Breakbulk Shipping Market to Remain Weak Until 2017 - Global Trade Magazine
  January 1st, 2016 | Written by

Breakbulk Shipping Market to Remain Weak Until 2017

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  • Container shipping demand recorded its slowest rate of growth in the third quarter of 2015 since 1979.
  • Drewry: Expect further container penetration into the project market and bulk carrier penetration into breakbulk.
  • Dry cargo demand growing at 3% annually but multipurpose fleet share is expected to reach growth of 1.4%.
  • Profitability challenges in dry bulk and container is increasing their competition for project and breakbulk.

Although demand growth is expected to recover next year after a very poor 2015, and supply growth is likely to be minimal, competition from other sectors will maintain pressure on the breakbulk shipping market, according to  a report published by global shipping consultancy Drewry.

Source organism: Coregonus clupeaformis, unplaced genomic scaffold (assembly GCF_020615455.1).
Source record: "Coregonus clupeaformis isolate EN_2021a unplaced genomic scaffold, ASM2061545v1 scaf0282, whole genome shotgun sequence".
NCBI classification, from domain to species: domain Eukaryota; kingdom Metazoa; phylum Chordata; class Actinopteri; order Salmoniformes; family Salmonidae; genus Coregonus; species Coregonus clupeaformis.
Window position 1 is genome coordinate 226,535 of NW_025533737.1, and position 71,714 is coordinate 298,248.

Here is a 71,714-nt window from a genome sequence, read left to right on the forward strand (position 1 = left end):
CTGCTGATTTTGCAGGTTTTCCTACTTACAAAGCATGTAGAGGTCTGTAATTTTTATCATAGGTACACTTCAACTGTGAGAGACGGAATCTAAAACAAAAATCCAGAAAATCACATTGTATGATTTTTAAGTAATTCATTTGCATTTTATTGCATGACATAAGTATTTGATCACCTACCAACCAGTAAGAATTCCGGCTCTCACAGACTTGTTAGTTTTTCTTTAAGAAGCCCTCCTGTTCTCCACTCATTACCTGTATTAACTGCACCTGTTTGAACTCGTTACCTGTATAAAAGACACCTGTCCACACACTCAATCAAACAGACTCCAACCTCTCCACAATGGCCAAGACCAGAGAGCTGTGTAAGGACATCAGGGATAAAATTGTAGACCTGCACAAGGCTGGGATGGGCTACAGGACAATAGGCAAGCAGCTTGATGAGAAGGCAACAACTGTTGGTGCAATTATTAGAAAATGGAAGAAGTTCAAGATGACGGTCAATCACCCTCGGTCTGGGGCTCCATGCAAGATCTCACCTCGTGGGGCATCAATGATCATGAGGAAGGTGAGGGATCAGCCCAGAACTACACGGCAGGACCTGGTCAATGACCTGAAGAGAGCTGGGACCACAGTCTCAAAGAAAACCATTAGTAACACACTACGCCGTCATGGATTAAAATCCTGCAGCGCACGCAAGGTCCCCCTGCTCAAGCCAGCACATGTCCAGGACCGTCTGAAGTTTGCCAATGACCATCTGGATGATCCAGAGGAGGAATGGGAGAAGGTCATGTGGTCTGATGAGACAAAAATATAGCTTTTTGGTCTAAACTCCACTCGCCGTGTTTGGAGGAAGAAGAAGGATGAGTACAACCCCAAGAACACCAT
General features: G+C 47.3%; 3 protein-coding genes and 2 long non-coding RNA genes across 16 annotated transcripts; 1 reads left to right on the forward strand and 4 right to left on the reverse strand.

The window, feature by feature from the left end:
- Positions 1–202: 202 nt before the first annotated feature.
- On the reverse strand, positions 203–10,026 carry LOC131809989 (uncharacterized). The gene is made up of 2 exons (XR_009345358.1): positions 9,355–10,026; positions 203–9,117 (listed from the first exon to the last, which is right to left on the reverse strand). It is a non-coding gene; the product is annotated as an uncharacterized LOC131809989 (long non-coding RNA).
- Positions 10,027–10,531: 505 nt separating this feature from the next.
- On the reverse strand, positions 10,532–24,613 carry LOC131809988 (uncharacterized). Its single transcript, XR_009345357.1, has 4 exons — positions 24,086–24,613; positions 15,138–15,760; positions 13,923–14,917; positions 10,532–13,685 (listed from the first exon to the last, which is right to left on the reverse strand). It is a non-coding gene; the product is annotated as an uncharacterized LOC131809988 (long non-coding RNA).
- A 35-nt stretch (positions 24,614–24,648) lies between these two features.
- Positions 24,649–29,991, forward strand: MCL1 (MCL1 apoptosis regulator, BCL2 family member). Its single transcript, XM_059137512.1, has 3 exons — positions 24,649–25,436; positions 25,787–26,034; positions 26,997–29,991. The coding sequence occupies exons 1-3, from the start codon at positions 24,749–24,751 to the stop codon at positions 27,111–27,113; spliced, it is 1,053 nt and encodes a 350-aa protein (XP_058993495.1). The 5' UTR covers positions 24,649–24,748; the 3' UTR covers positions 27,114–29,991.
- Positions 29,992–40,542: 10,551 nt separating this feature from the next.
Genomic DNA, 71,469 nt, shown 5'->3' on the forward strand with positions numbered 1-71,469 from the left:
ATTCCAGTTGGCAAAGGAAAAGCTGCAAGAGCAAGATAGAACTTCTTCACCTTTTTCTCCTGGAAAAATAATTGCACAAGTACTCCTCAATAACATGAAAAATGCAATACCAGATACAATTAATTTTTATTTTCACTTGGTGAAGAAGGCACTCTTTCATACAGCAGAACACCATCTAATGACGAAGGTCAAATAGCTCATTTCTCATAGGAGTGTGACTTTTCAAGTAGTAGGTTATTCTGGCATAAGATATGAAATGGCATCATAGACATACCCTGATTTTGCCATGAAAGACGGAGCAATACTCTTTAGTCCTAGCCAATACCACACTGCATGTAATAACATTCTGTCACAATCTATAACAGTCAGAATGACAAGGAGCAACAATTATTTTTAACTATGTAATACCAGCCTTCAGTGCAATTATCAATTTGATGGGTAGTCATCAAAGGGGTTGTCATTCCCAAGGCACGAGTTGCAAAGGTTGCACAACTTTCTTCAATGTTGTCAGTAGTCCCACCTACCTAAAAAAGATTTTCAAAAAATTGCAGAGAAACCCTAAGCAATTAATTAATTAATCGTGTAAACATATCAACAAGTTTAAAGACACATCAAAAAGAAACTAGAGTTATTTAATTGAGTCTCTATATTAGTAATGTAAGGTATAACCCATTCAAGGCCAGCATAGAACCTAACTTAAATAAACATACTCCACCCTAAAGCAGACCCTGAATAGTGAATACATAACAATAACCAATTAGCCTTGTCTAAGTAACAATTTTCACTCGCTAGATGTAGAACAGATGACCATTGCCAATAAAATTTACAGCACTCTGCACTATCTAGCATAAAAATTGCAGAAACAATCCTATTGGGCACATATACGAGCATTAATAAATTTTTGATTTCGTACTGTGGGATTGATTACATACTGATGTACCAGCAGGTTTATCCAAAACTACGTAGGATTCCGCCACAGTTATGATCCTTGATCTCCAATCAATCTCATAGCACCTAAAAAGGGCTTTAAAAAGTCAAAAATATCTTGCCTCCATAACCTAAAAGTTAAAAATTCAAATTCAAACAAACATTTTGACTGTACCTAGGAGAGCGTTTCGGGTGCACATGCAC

The IMF has downgraded its expectations for both GDP and trade volume growth for 2015 and

  1. Added to this, container shipping demand recorded its slowest rate of growth in the third quarter of this year since 1979 (excluding 2009).

“We expect further container shipping penetration into the project market and handy bulk carrier penetration into the breakbulk sectors,” said Susan Oatway, a senior associate at Drewry. “These factors will result in reduced market share for the multipurpose shipping fleet.”

While demand is growing—dry cargo demand is expected to reach average annual growth of three percent in the period to 2018—due to competition from other shipping sectors, the multipurpose fleet share is only expected to reach average annual growth of 1.4 percent over the same period.

“Our view is that improvement in this sector is still some way off,” said Oatway. “Overcapacity coupled with low freight rates is still a challenge for the profitability of dry bulk and container shipping sectors, and this is increasing their competition for both project and breakbulk cargoes.”

Meanwhile, the project carrier fleet is growing at a much faster rate than the simpler multipurpose fleet and vessel technology is improving every year, whether in terms of lift capacity or design. This sector’s ability to innovate, for example with the recent delivery of vessels equipped with dynamic positioning systems, according to Drewry, will be critical to its future in the face of continuing market share erosion of conventional commodities.